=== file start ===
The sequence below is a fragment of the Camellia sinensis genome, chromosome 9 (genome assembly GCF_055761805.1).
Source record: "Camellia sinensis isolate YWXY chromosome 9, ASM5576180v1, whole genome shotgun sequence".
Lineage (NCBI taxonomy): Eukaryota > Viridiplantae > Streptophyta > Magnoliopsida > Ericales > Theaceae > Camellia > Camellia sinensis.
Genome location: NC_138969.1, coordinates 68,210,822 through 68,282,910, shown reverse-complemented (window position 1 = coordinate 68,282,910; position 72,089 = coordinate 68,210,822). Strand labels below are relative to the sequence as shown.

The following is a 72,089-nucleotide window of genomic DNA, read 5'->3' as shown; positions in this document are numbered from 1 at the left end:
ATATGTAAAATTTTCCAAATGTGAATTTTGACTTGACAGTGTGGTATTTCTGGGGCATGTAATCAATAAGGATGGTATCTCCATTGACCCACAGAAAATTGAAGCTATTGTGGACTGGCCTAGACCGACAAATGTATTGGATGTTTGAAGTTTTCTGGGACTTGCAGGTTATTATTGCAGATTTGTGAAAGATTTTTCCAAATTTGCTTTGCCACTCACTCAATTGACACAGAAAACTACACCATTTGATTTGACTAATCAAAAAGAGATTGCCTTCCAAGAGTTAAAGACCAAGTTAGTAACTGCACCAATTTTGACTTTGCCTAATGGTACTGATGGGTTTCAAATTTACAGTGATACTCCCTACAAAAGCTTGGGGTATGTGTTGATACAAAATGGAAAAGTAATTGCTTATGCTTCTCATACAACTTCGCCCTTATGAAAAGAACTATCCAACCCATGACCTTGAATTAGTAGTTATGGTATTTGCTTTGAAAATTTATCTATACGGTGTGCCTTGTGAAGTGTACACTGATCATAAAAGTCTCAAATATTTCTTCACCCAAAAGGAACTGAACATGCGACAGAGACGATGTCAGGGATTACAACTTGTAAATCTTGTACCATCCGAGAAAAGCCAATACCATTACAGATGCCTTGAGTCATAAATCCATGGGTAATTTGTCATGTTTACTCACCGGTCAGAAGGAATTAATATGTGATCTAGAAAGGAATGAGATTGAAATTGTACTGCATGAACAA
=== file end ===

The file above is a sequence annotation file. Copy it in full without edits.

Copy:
The sequence below is a fragment of the Camellia sinensis genome, chromosome 9 (genome assembly GCF_055761805.1).
Source record: "Camellia sinensis isolate YWXY chromosome 9, ASM5576180v1, whole genome shotgun sequence".
Lineage (NCBI taxonomy): Eukaryota > Viridiplantae > Streptophyta > Magnoliopsida > Ericales > Theaceae > Camellia > Camellia sinensis.
Genome location: NC_138969.1, coordinates 68,210,822 through 68,282,910, shown reverse-complemented (window position 1 = coordinate 68,282,910; position 72,089 = coordinate 68,210,822). Strand labels below are relative to the sequence as shown.

The following is a 72,089-nucleotide window of genomic DNA, read 5'->3' as shown; positions in this document are numbered from 1 at the left end:
ATATGTAAAATTTTCCAAATGTGAATTTTGACTTGACAGTGTGGTATTTCTGGGGCATGTAATCAATAAGGATGGTATCTCCATTGACCCACAGAAAATTGAAGCTATTGTGGACTGGCCTAGACCGACAAATGTATTGGATGTTTGAAGTTTTCTGGGACTTGCAGGTTATTATTGCAGATTTGTGAAAGATTTTTCCAAATTTGCTTTGCCACTCACTCAATTGACACAGAAAACTACACCATTTGATTTGACTAATCAAAAAGAGATTGCCTTCCAAGAGTTAAAGACCAAGTTAGTAACTGCACCAATTTTGACTTTGCCTAATGGTACTGATGGGTTTCAAATTTACAGTGATACTCCCTACAAAAGCTTGGGGTATGTGTTGATACAAAATGGAAAAGTAATTGCTTATGCTTCTCATACAACTTCGCCCTTATGAAAAGAACTATCCAACCCATGACCTTGAATTAGTAGTTATGGTATTTGCTTTGAAAATTTATCTATACGGTGTGCCTTGTGAAGTGTACACTGATCATAAAAGTCTCAAATATTTCTTCACCCAAAAGGAACTGAACATGCGACAGAGACGATGTCAGGGATTACAACTTGTAAATCTTGTACCATCCGAGAAAAGCCAATACCATTACAGATGCCTTGAGTCATAAATCCATGGGTAATTTGTCATGTTTACTCACCGGTCAGAAGGAATTAATATGTGATCTAGAAAGGAATGAGATTGAAATTGTACTGCATGAACAA